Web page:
commerce and ill-protected possessions continued till Philip II signed
the treaty of peace at Vervins in 1598.

But before that, war with England had been declared, and a more
formidable enemy than the French was soon to appear before the capital
of this much-afflicted island.

FOOTNOTES:

[Footnote 36: The inscription on the upper front wall of the building
is: "During the reign of her Majesty, Dona Isabel II, the Count of
Mirasol being Captain-General, Santos Cortijo, Colonel of Engineers,
reconstructed this royal fort in 1846."]

[Footnote 37: Ducat, a coin struck by a duke, worth, in silver, about
$1.15, in gold, twice as much. It was also a nominal money worth
eleven pesetas and one maravedi.]

CHAPTER XVII

DRAKE'S ATTACK ON SAN JUAN

1595

Of all the English freebooters that preyed upon Spain and her colonies
from the commencement of the war in 1585 to the signing of peace in
1604, Francis Drake was the greatest scourge and the most feared.

Drake early distinguished himself among the fraternity of sea-rovers
by the boldness of his enterprises and the intensity of his hatred of
the Spaniards. When still a young man, in 1567-'68, he was captain of
a small ship, the Judith, one of a fleet of slavers running between
the coast of Africa and the West Indies, under the command of John
Hawkyns, another famous freebooter. In the harbor of San Juan de Ulua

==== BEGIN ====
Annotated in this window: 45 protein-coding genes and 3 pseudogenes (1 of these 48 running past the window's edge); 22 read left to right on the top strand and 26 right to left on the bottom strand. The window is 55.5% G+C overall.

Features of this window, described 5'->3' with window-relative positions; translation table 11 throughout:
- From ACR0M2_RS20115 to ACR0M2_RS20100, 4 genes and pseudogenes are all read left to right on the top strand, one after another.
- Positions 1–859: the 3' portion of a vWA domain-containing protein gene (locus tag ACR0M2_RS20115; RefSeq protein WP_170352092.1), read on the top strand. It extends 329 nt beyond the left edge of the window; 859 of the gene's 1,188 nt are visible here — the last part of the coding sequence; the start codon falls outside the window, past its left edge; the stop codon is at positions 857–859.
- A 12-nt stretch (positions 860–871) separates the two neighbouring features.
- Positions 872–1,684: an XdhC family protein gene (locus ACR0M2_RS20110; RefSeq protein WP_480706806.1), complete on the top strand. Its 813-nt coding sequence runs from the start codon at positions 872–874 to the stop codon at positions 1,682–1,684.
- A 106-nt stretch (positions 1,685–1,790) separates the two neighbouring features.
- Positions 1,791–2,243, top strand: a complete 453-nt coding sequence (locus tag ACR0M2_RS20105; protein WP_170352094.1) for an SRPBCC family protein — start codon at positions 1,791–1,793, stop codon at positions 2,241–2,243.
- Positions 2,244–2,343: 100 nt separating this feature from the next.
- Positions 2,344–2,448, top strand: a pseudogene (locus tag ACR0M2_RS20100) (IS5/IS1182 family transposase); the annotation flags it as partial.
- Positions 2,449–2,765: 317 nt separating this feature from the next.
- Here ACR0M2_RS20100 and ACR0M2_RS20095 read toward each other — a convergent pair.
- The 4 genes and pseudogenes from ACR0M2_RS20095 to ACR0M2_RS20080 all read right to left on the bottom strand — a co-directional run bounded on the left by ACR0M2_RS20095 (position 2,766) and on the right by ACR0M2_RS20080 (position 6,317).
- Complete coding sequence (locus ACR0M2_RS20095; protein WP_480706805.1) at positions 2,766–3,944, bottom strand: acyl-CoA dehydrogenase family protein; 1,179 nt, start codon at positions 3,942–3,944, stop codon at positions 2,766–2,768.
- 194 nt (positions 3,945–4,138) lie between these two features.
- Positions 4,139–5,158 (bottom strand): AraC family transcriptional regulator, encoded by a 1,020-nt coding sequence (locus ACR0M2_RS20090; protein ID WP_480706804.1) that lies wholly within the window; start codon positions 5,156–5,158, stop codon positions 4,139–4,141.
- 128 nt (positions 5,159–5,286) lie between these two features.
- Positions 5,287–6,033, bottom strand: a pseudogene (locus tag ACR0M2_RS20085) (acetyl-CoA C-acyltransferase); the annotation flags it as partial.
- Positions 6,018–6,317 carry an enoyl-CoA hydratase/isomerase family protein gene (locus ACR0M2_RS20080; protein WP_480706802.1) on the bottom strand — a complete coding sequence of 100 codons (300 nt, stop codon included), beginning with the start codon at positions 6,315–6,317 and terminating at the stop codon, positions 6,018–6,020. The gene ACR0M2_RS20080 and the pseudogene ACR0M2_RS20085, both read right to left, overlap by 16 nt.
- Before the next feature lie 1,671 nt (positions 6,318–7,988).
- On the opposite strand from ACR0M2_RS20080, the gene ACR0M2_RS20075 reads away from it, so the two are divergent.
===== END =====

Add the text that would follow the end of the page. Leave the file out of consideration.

the Spaniards took the fleet by stratagem; the Judith and the Minion,
with Hawkyns on board, being the only vessels that escaped. Young
Drake's experiences on that occasion fixed the character of his
relations to the Dons forever afterward. He vowed that they should pay
for all he had suffered and all he had lost.

At that time the Spaniards were ostensibly still friends with England.
To Drake they were then and always treacherous and forsworn enemies.
In 1570 he made a voyage to the West Indies in a bark of forty tons
with a private crew. In the Chagres River, on the coast of Nombre de
Dios, there happened to be sundry barks transporting velvets and
taffetas to the value of 40,000 ducats, besides gold and silver. They
were all taken.

Two years later he made a most daring attempt to take the town of
Nombre de Dios, and would probably have succeeded had he not been
wounded. He fainted from loss of blood. His men carried him back on
board and suspended the attack. On his recovery he met with complete
success, and returned to Plymouth in 1573 with a large amount of
treasure openly torn from a nation with which England was at peace,
arriving at the very time that Philip's ambassador to Queen Elizabeth
was negotiating a treaty of peace. Drake had no letters of marque, and
consequently was guilty of piracy in the eyes of the law, the penalty